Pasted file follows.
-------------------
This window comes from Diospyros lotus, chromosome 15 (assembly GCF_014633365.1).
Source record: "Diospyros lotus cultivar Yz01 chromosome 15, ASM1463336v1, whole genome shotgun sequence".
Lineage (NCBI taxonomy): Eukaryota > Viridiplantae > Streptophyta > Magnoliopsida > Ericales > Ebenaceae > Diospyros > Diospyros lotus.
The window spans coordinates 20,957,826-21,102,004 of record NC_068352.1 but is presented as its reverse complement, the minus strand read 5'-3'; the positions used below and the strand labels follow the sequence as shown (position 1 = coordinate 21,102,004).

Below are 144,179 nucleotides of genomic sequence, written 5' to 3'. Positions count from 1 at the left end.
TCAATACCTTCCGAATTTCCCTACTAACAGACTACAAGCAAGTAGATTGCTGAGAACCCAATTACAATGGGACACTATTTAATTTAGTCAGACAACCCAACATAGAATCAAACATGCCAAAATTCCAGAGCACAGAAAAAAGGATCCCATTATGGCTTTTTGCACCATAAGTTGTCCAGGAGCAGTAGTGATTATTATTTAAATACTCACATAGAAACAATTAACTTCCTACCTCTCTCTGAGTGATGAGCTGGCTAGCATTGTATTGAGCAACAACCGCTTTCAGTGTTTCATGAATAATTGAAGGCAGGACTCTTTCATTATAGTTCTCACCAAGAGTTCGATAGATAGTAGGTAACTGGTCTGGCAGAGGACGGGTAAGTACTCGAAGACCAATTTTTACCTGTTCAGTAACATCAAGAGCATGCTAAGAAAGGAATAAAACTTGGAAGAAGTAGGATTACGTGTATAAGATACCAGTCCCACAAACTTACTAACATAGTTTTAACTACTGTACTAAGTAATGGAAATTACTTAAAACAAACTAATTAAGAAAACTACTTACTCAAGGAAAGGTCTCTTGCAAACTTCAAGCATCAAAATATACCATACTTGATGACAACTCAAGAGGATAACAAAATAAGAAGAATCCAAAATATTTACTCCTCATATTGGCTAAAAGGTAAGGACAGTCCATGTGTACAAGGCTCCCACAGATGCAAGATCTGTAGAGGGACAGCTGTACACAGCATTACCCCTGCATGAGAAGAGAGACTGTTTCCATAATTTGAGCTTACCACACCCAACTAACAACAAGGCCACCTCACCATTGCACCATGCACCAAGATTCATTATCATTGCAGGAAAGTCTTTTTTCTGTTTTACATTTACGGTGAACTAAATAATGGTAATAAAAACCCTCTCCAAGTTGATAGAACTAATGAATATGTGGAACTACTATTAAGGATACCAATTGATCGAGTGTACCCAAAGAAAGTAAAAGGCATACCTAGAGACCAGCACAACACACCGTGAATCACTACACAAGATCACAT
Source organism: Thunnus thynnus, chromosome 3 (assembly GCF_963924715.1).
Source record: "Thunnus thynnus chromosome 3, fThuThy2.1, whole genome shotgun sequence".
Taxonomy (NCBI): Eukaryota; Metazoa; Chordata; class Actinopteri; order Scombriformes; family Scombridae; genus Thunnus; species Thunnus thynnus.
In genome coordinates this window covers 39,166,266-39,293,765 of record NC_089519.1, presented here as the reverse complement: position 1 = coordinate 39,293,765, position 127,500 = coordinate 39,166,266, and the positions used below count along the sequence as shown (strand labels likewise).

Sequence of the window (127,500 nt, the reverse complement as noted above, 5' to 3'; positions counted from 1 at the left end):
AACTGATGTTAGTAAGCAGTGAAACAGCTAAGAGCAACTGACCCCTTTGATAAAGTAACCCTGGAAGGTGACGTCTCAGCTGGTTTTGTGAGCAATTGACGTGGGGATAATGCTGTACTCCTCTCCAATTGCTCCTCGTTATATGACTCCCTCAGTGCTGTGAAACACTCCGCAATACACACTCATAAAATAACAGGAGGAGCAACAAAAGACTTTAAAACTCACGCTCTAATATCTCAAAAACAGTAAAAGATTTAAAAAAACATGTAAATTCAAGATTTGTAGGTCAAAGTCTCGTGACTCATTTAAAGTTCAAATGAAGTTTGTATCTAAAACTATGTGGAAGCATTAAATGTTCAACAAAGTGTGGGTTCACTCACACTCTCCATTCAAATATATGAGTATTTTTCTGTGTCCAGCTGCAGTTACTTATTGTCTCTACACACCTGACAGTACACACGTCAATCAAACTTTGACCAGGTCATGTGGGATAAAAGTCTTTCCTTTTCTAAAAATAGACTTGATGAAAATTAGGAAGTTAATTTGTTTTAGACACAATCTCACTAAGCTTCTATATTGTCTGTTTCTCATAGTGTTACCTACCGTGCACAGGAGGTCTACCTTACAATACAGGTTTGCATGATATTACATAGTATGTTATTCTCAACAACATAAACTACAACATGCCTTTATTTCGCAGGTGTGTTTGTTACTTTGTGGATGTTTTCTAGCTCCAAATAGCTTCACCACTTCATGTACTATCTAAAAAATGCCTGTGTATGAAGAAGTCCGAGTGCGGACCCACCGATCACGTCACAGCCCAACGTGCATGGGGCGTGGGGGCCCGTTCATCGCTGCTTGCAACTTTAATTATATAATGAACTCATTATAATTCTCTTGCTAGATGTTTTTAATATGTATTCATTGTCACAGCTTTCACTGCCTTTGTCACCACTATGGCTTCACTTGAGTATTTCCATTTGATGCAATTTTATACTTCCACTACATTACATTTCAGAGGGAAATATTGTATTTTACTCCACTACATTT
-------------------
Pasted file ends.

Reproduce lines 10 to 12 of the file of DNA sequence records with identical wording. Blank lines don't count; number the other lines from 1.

In genome coordinates this window covers 39,166,266-39,293,765 of record NC_089519.1, presented here as the reverse complement: position 1 = coordinate 39,293,765, position 127,500 = coordinate 39,166,266, and the positions used below count along the sequence as shown (strand labels likewise).

Sequence of the window (127,500 nt, the reverse complement as noted above, 5' to 3'; positions counted from 1 at the left end):
AACTGATGTTAGTAAGCAGTGAAACAGCTAAGAGCAACTGACCCCTTTGATAAAGTAACCCTGGAAGGTGACGTCTCAGCTGGTTTTGTGAGCAATTGACGTGGGGATAATGCTGTACTCCTCTCCAATTGCTCCTCGTTATATGACTCCCTCAGTGCTGTGAAACACTCCGCAATACACACTCATAAAATAACAGGAGGAGCAACAAAAGACTTTAAAACTCACGCTCTAATATCTCAAAAACAGTAAAAGATTTAAAAAAACATGTAAATTCAAGATTTGTAGGTCAAAGTCTCGTGACTCATTTAAAGTTCAAATGAAGTTTGTATCTAAAACTATGTGGAAGCATTAAATGTTCAACAAAGTGTGGGTTCACTCACACTCTCCATTCAAATATATGAGTATTTTTCTGTGTCCAGCTGCAGTTACTTATTGTCTCTACACACCTGACAGTACACACGTCAATCAAACTTTGACCAGGTCATGTGGGATAAAAGTCTTTCCTTTTCTAAAAATAGACTTGATGAAAATTAGGAAGTTAATTTGTTTTAGACACAATCTCACTAAGCTTCTATATTGTCTGTTTCTCATAGTGTTACCTACCGTGCACAGGAGGTCTACCTTACAATACAGGTTTGCATGATATTACATAGTATGTTATTCTCAACAACATAAACTACAACATGCCTTTATTTCGCAGGTGTGTTTGTTACTTTGTGGATGTTTTCTAGCTCCAAATAGCTTCACCACTTCATGTACTATCTAAAAAATGCCTGTGTATGAAGAAGTCCGAGTGCGGACCCACCGATCACGTCACAGCCCAACGTGCATGGGGCGTGGGGGCCCGTTCATCGCTGCTTGCAACTTTAATTATATAATGAACTCATTATAATTCTCTTGCTAGATGTTTTTAATATGTATTCATTGTCACAGCTTTCACTGCCTTTGTCACCACTATGGCTTCACTTGAGTATTTCCATTTGATGCAATTTTATACTTCCACTACATTACATTTCAGAGGGAAATATTGTATTTTACTCCACTACATTT